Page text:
That's why liberalism's vocabulary of "rights" when it comes to abortion rings a little hollow. It's constitutional, intellectual and not nuanced enough to absorb the emotional or even legal complexity. "There is no organizational apparatus for the middle ground," Cynthia Gorney, author of "Articles of Faith: A Frontline History of the Abortion Wars" and a member of the faculty of the Graduate School of Journalism at the University of California, Berkeley, told me. "The way that the advocacy groups have organized them selves ... has been all or nothing." After all, abortion is a right that ends in sorrow, not celebration. It's not like women's suffrage or the equal access to public accommodations, rights whose outcome is emotionally unambiguous. The vocabulary that was so powerful in the 1950s, '60s, and '70s means something different today. The national debates--on welfare, on affirmative action, and, yes, on abortion have un derscored the nuances. The question no longer seems as simple as, "Are you for or against?" We are for. But how are we for, to what extent, and at what cost?

The rest of this article is only available to active members of Questia

Sign up now for a free, 1-day trial and receive full access to:

  • Questia's entire collection
  • Automatic bibliography creation
  • More helpful research tools like notes, citations, and highlights
  • Ad-free environment

Already a member? Log in now.

Notes for this article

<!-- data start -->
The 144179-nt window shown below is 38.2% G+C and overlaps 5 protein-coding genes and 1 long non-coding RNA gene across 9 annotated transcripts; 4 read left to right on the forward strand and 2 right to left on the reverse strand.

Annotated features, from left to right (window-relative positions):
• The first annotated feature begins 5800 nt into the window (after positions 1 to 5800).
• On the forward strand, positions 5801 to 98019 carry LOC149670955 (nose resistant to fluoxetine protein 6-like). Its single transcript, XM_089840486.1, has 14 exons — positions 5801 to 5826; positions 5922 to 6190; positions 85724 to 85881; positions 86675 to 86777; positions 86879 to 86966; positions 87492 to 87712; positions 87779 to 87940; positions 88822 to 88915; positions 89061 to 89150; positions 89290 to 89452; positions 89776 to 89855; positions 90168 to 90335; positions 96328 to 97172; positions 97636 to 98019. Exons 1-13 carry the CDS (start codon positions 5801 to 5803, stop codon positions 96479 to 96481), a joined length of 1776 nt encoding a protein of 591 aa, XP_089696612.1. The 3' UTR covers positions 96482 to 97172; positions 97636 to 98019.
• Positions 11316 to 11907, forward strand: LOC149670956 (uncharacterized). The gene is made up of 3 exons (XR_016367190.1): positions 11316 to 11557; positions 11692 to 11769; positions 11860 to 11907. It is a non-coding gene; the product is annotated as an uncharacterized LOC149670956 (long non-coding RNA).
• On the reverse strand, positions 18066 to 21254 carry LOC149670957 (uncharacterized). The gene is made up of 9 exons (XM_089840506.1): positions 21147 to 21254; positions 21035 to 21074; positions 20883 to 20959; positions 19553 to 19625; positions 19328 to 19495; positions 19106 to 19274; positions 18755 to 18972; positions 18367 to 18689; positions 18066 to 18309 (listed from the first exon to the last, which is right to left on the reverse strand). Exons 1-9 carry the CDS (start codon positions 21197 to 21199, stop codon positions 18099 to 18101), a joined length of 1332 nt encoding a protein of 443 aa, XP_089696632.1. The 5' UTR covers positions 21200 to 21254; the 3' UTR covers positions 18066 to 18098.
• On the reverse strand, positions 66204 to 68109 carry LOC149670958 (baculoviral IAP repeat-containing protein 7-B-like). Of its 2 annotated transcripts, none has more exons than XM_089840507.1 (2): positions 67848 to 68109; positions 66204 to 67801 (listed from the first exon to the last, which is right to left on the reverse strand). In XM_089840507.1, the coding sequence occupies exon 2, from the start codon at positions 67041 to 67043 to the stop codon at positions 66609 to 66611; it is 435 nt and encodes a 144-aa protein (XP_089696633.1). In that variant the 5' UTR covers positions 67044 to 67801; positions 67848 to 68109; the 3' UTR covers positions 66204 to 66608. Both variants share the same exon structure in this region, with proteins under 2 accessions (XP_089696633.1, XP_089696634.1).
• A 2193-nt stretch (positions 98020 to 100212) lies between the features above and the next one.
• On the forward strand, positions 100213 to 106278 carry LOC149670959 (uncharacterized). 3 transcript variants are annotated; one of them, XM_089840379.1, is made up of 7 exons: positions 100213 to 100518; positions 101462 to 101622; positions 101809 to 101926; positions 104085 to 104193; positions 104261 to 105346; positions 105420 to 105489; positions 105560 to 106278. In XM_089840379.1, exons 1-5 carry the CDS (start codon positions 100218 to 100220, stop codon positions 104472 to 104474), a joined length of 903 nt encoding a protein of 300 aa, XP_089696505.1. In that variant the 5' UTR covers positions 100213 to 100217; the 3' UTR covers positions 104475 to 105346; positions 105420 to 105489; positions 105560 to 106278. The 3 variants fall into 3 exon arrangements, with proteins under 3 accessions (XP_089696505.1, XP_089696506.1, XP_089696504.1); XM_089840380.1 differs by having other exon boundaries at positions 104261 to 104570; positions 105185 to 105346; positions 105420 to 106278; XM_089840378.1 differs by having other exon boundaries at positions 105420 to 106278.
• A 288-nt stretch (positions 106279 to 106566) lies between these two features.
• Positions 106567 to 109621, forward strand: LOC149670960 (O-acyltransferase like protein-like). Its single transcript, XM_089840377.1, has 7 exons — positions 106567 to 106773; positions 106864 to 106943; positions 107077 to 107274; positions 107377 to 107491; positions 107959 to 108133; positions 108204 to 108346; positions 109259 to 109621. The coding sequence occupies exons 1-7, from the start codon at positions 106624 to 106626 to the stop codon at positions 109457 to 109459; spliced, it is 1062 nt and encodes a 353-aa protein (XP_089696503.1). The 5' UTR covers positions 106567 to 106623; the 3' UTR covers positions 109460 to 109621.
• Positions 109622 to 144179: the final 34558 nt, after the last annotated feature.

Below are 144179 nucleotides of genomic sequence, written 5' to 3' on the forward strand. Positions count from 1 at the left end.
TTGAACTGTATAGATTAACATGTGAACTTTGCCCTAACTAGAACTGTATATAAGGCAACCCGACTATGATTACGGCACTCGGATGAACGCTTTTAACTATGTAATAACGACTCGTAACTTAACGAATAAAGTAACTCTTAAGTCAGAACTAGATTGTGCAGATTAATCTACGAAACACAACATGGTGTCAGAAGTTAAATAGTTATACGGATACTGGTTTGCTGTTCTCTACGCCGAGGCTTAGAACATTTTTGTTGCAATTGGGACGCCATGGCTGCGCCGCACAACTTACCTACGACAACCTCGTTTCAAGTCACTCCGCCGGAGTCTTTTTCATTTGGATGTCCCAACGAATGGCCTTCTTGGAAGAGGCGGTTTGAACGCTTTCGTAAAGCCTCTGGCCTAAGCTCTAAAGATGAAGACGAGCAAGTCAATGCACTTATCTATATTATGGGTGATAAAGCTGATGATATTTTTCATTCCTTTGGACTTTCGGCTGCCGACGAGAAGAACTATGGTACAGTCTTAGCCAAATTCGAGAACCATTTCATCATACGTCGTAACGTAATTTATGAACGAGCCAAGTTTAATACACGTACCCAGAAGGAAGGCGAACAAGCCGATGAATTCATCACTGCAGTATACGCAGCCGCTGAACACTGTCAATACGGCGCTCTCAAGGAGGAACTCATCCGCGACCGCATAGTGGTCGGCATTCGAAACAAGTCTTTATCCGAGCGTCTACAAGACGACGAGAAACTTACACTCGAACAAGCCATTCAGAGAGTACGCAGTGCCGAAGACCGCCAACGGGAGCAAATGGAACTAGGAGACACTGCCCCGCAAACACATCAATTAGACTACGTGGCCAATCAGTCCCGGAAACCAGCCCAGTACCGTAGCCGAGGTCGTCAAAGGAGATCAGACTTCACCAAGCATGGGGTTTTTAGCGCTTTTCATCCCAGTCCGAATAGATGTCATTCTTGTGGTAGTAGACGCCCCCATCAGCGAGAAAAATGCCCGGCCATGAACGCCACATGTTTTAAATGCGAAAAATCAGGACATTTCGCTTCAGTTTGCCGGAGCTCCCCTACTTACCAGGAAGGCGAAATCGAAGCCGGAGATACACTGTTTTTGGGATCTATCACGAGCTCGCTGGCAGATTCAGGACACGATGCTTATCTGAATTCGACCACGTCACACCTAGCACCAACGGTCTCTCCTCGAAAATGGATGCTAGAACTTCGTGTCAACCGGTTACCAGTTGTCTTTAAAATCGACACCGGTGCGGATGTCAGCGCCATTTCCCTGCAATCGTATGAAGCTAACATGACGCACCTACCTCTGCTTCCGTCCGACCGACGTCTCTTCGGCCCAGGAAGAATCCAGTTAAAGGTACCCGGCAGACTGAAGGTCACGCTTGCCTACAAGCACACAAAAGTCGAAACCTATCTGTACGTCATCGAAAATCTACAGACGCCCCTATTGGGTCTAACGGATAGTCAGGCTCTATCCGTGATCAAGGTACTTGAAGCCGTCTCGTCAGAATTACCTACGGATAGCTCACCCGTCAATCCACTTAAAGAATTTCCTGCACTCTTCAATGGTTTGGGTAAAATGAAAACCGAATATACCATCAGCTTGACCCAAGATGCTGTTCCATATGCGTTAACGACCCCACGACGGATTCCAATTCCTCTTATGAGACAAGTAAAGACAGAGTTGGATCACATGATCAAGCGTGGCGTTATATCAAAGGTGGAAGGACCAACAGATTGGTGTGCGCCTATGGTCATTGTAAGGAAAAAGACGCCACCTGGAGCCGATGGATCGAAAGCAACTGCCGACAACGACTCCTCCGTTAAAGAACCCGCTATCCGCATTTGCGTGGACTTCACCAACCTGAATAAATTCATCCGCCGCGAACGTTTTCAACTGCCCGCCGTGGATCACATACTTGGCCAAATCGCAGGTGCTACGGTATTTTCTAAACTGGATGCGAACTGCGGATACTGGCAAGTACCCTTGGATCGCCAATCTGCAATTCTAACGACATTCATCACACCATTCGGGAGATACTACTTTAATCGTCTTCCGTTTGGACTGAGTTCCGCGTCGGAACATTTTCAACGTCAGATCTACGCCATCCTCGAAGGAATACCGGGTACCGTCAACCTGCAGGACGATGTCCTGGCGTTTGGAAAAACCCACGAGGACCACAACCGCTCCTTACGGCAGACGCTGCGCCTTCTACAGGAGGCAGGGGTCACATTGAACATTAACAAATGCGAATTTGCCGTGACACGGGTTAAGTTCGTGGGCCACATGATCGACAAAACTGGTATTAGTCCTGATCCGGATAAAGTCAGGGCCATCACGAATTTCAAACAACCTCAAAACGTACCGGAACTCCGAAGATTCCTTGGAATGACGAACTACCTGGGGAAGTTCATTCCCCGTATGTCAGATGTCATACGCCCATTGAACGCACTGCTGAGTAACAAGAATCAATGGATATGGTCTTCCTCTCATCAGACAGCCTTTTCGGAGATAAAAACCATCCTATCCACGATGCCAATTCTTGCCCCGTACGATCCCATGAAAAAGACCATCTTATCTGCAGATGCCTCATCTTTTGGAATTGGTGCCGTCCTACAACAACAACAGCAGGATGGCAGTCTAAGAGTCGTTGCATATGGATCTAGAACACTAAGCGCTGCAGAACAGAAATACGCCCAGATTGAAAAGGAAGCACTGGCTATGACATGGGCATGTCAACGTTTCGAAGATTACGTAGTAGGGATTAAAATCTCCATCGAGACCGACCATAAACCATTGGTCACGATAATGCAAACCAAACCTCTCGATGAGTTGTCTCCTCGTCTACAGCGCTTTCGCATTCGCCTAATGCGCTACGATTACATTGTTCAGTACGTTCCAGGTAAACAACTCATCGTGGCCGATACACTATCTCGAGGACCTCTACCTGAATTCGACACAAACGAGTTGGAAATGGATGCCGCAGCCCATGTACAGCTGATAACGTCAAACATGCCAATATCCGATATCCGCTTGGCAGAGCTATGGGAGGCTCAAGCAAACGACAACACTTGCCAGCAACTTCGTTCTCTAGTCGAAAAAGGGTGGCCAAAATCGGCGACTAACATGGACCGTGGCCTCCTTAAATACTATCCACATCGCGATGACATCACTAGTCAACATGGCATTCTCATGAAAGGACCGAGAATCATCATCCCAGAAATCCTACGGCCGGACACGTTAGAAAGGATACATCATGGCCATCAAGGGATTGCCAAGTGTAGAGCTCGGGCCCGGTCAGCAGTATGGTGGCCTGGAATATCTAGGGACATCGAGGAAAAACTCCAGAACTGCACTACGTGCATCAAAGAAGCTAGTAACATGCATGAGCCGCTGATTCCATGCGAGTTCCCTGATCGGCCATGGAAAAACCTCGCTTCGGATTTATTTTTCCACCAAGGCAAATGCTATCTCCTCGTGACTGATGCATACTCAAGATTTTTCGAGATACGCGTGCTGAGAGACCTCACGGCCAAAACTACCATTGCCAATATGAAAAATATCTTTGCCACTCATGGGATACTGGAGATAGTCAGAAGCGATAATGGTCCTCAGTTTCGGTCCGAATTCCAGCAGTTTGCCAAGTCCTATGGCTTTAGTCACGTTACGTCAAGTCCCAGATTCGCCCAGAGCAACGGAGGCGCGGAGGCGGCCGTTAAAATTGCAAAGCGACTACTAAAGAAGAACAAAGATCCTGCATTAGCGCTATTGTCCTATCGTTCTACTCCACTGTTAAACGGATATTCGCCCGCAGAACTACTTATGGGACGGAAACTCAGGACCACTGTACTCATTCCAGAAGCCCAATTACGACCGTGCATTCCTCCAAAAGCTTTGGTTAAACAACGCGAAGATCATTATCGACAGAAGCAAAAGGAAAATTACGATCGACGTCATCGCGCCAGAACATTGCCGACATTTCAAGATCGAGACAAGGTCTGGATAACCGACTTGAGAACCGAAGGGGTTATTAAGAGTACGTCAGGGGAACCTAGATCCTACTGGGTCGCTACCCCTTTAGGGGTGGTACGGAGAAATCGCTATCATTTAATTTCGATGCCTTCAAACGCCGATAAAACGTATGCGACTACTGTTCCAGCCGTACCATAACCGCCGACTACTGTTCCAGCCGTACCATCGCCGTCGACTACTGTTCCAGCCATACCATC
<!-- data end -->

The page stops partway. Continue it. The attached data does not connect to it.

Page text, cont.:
Add a new note
If you are trying to select text to create highlights or citations, remember that you must now click or tap on the first word, and then click or tap on the last word.
Loading One moment ...
Project items
Notes
Cite this article

Cited article

Style
Citations are available only to our active members.
Sign up now to cite pages or passages in MLA, APA and Chicago citation styles.

Cited article

Choice Language: Abortion Is a Right That Ends in Sorrow. Democratic Rhetoric in the Future Must Acknowledge This Fact
Settings

Settings

Typeface
Text size Smaller Larger
Search within

Search within this article

Look up

Look up a word

  • Dictionary
  • Thesaurus
Please submit a word or phrase above.
Print this page

Print this page

Why can't I print more than one page at a time?

While we understand printed pages are helpful to our users, this limitation is necessary to help protect our publishers' copyrighted material and prevent its unlawful distribution. We are sorry for any inconvenience.
Full screen

matching results for page

Cited passage

Style
Citations are available only to our active members.
Sign up now to cite pages or passages in MLA, APA and Chicago citation styles.

Cited passage

Welcome to the new Questia Reader

The Questia Reader has been updated to provide you with an even better online reading experience.  It is now 100% Responsive, which means you can read our books and articles on any sized device you wish.  All of your favorite tools like notes, highlights, and citations are still here, but the way you select text has been updated to be easier to use, especially on touchscreen devices.  Here's how:

1. Click or tap the first word you want to select.
2. Click or tap the last word you want to select.

OK, got it!

Thanks for trying Questia!

Please continue trying out our research tools, but please note, full functionality is available only to our active members.

Your work will be lost once you leave this Web page.

For full access in an ad-free environment, sign up now for a FREE, 1-day trial.

Already a member? Log in now.

Are you sure you want to delete this highlight?